sui­cide ev­ery year. Over 800,000 peo­ple die due to sui­cide ev­ery year and sui­cide is the se­cond lead­ing cause of death in 15-29 year olds. There are in­di­ca­tions that for each adult who died of sui­cide there may have been more than 20 oth­ers at­tempt­ing sui­cide. 75% of sui­cides oc­cur in low and mid­dle in­come coun­tries. Men­tal dis­or­ders and harm­ful use of al­co­hol con­trib­ute to many sui­cides around the world. Early iden­ti­fi­ca­tion and ef­fec­tive man­age­ment are key to en­sur­ing that peo­ple re­ceive the care they need. Peo­ple with men­tal ill­ness have been asked about their ex­pe­ri­ences; they re­port the fol­low­ing: Feel­ing un­heard It of­ten takes a long time to de­cide you want to reach out and get treat­ment. When you fi­nally do, it can feel like peo­ple are not lis­ten­ing. Imag­ine fi­nally sharing some­thing you’ve been deeply strug­gling with to have peo­ple not be­lieve you or dis­miss your ex­pe­ri­ences as a “stage” or an “over­re­ac­tion” or just be­ing “silly”. Imag­ine ask­ing your doc­tor about a prob­lem only to have them dis­miss and ignore your con­cerns. Whether it’s fam­ily, friends, or med­i­cal providers, it is scary and lonely when the peo­ple around you do not be­lieve or lis­ten to you. Los­ing con­trol Ex­pe­ri­enc­ing a men­tal health crisis is hard enough. It can have all sorts of ef­fect on your health, re­la­tion­ships, work, ed­u­ca­tion, and life. When en­ter­ing into an emergency crisis treat­ment fa­cil­ity, it is fright­en­ing when you are stripped of your rights to make choices about your life, what you want and need, and how you should be treated. Ex­pe­ri­enc­ing iso­la­tion For peo­ple who have chronic men­tal health prob­lems, liv­ing in iso­la­tion from so­ci­ety can be­come an ev­ery­day re­al­ity. When we lose our abil­ity to con­nect with oth­ers or feel re­jected by the peo­ple around us, we lose our sense of self and mean­ing. What’s more, a lack of com­mu­nity-based ser­vices of­ten means that peo­ple end up out of their homes, away from their com­mu­ni­ties, and hos­pi­tal­ized, in­car­cer­ated, or home­less. For those in hos­pi­tals and pris­ons, iso­la­tion rooms still ex­ist. It is alarm­ing to lose ma­jor parts of your life and your abil­ity to freely con­nect with other peo­ple. Be­ing re­strained. Phys­i­cal, me­chan­i­cal, and chem­i­cal re­straints are still used in hos­pi­tals, pris­ons, and schools. The images you see of peo­ple in hos­pi­tals tied to beds or iso­lated in rooms are not fan­tasy. This still hap­pens to adults and chil­dren across the de­vel­oped world. Peo­ple who are ex­pe­ri­enc­ing crises and need sup­port ex­pe­ri­ence in­creased trauma­ti­za­tion in­stead. Af­ter these ex­pe­ri­ences it’s un­der­stand­able why we are less likely to trust ser­vices in the fu­ture. It is ter­ri­fy­ing to be treated as if you are less than hu­man and to be tied up, held down, or forcibly se­dated.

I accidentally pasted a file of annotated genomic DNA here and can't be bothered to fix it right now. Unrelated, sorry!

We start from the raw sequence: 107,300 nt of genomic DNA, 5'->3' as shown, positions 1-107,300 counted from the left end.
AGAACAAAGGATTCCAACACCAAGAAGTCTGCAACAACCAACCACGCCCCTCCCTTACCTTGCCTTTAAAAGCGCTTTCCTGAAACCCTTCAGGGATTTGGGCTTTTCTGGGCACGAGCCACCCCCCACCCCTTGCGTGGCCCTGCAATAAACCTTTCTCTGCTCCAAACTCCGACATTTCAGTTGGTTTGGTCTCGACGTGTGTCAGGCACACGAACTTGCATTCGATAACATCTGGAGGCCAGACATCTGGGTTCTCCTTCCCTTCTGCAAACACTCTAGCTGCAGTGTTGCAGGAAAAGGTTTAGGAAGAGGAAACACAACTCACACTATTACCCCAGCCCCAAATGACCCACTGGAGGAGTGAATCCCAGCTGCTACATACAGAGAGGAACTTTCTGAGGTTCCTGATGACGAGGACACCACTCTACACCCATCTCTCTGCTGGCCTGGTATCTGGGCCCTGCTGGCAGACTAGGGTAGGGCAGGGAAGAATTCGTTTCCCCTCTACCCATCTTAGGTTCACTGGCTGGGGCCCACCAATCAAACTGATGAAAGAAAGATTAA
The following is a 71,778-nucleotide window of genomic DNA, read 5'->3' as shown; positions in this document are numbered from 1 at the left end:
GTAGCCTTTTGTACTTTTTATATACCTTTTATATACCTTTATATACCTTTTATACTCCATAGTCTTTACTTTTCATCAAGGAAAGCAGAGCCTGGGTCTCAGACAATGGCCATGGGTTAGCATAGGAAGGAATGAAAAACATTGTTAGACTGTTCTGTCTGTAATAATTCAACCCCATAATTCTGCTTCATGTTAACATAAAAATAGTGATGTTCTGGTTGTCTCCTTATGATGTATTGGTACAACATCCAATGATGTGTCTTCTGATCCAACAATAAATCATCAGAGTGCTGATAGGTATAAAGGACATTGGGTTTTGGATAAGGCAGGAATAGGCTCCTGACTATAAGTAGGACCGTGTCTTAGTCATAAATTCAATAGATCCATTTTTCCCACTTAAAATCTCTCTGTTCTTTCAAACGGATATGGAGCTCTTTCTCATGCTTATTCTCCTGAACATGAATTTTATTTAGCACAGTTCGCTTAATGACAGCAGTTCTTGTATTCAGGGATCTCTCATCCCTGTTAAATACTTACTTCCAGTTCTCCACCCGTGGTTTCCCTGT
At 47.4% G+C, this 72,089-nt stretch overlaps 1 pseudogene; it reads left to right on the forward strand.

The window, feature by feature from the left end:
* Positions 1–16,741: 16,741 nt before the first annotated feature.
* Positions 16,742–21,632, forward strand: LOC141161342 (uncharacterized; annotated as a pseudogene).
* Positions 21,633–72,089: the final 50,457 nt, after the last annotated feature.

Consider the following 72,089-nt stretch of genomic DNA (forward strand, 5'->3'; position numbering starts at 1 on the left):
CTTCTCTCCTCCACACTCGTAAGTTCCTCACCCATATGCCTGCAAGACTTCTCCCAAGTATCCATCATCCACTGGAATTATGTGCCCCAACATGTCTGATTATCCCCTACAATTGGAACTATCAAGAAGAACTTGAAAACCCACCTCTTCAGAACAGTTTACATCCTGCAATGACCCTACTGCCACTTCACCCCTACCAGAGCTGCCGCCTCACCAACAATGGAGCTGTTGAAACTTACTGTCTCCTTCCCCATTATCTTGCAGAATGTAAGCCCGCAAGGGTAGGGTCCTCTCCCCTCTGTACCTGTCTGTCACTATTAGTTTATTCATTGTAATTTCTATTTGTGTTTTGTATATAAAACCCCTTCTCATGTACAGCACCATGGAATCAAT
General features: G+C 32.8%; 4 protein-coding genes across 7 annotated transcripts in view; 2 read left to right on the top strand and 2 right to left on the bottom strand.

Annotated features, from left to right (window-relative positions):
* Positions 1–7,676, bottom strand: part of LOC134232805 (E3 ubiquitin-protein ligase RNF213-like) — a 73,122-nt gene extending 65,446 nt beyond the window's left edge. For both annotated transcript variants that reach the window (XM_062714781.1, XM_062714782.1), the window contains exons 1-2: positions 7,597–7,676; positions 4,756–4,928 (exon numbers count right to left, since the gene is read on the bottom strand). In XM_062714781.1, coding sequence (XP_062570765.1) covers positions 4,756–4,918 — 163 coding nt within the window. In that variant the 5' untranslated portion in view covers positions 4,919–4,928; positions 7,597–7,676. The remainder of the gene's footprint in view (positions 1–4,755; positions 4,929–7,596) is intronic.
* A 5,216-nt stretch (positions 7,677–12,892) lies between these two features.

The fear of men­tal ill­ness is very real and ap­pears to be jus­ti­fied. The key is liv­ing in a healthy way, tak­ing care to ex­er­cise both the mind and body. If un­usual symp­toms arise, seek pro­fes­sional help im­me­di­ately and make sure you are ac­com­pa­nied so that you can com­pare notes af­ter­wards. Al­most all men­tal ill­nesses can be treated, but treat­ment is eas­ier at the on­set. For more in­for­ma­tion call Gra­hame on 96 540 5631 or visit the web­site